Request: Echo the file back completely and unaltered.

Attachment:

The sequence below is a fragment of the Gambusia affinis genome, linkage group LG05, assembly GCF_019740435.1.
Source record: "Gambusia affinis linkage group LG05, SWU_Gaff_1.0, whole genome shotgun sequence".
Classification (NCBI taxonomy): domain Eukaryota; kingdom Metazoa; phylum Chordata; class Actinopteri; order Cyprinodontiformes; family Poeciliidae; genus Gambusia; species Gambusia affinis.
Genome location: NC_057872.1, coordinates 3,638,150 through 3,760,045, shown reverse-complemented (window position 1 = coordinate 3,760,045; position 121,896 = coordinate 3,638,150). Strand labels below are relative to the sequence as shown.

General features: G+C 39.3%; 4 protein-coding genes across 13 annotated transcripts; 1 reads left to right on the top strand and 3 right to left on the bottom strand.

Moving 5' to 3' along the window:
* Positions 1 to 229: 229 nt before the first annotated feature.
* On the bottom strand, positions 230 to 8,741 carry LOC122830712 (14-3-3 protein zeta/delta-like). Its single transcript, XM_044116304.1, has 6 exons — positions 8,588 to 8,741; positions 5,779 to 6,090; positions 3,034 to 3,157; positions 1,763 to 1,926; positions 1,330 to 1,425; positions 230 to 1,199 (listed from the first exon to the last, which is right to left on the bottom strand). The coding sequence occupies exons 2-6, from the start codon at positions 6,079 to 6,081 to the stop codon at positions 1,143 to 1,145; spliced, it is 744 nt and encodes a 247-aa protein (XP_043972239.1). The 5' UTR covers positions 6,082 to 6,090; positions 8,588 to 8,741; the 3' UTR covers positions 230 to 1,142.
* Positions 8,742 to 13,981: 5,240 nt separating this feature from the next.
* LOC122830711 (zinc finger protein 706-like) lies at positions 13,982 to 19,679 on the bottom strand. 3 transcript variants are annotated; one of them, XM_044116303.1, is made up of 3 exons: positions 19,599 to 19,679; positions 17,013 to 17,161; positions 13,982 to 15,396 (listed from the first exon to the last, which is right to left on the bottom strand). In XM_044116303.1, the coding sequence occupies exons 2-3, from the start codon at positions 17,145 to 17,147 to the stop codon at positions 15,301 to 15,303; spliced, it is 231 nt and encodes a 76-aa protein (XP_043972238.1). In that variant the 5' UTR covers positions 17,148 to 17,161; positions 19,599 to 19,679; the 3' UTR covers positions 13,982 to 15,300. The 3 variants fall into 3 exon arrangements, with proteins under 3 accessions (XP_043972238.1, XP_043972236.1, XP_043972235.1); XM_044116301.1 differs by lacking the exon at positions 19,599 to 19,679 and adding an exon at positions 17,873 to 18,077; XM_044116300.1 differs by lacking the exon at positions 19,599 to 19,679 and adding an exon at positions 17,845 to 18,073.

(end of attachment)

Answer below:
The sequence below is a fragment of the Gambusia affinis genome, linkage group LG05, assembly GCF_019740435.1.
Source record: "Gambusia affinis linkage group LG05, SWU_Gaff_1.0, whole genome shotgun sequence".
Classification (NCBI taxonomy): domain Eukaryota; kingdom Metazoa; phylum Chordata; class Actinopteri; order Cyprinodontiformes; family Poeciliidae; genus Gambusia; species Gambusia affinis.
Genome location: NC_057872.1, coordinates 3,638,150 through 3,760,045, shown reverse-complemented (window position 1 = coordinate 3,760,045; position 121,896 = coordinate 3,638,150). Strand labels below are relative to the sequence as shown.

General features: G+C 39.3%; 4 protein-coding genes across 13 annotated transcripts; 1 reads left to right on the top strand and 3 right to left on the bottom strand.

Moving 5' to 3' along the window:
* Positions 1 to 229: 229 nt before the first annotated feature.
* On the bottom strand, positions 230 to 8,741 carry LOC122830712 (14-3-3 protein zeta/delta-like). Its single transcript, XM_044116304.1, has 6 exons — positions 8,588 to 8,741; positions 5,779 to 6,090; positions 3,034 to 3,157; positions 1,763 to 1,926; positions 1,330 to 1,425; positions 230 to 1,199 (listed from the first exon to the last, which is right to left on the bottom strand). The coding sequence occupies exons 2-6, from the start codon at positions 6,079 to 6,081 to the stop codon at positions 1,143 to 1,145; spliced, it is 744 nt and encodes a 247-aa protein (XP_043972239.1). The 5' UTR covers positions 6,082 to 6,090; positions 8,588 to 8,741; the 3' UTR covers positions 230 to 1,142.
* Positions 8,742 to 13,981: 5,240 nt separating this feature from the next.
* LOC122830711 (zinc finger protein 706-like) lies at positions 13,982 to 19,679 on the bottom strand. 3 transcript variants are annotated; one of them, XM_044116303.1, is made up of 3 exons: positions 19,599 to 19,679; positions 17,013 to 17,161; positions 13,982 to 15,396 (listed from the first exon to the last, which is right to left on the bottom strand). In XM_044116303.1, the coding sequence occupies exons 2-3, from the start codon at positions 17,145 to 17,147 to the stop codon at positions 15,301 to 15,303; spliced, it is 231 nt and encodes a 76-aa protein (XP_043972238.1). In that variant the 5' UTR covers positions 17,148 to 17,161; positions 19,599 to 19,679; the 3' UTR covers positions 13,982 to 15,300. The 3 variants fall into 3 exon arrangements, with proteins under 3 accessions (XP_043972238.1, XP_043972236.1, XP_043972235.1); XM_044116301.1 differs by lacking the exon at positions 19,599 to 19,679 and adding an exon at positions 17,873 to 18,077; XM_044116300.1 differs by lacking the exon at positions 19,599 to 19,679 and adding an exon at positions 17,845 to 18,073.